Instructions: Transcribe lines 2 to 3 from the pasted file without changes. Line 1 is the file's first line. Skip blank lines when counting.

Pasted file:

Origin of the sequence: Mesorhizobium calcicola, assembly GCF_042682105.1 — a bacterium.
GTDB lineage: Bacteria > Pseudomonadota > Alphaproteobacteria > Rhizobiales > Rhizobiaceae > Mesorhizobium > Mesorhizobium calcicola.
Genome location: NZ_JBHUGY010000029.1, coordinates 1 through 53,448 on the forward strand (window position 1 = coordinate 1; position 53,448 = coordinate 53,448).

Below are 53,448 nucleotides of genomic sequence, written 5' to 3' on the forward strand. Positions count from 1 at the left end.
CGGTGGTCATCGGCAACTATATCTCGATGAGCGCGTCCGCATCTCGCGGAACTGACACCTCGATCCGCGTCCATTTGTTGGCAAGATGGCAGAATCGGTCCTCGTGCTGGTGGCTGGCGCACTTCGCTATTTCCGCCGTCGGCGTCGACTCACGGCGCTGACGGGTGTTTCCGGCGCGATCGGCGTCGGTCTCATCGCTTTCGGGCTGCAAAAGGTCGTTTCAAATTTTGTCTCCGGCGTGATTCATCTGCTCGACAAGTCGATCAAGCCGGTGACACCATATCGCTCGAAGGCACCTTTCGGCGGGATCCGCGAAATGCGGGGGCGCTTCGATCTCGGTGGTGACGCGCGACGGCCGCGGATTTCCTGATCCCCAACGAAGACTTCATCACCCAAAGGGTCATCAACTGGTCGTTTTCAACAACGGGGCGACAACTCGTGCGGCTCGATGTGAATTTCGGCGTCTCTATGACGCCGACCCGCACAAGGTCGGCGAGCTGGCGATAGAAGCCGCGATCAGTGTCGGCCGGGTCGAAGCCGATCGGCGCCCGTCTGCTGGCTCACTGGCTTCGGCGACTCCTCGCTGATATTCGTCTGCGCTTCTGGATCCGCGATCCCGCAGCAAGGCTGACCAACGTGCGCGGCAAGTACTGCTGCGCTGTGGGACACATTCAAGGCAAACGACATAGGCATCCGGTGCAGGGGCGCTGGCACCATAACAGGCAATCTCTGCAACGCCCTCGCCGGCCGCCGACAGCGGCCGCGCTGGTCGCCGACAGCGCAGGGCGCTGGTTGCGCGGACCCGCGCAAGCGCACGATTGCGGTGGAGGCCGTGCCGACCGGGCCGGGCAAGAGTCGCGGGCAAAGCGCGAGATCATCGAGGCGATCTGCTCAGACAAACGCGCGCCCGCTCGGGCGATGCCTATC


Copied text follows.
GTDB lineage: Bacteria > Pseudomonadota > Alphaproteobacteria > Rhizobiales > Rhizobiaceae > Mesorhizobium > Mesorhizobium calcicola.
Genome location: NZ_JBHUGY010000029.1, coordinates 1 through 53,448 on the forward strand (window position 1 = coordinate 1; position 53,448 = coordinate 53,448).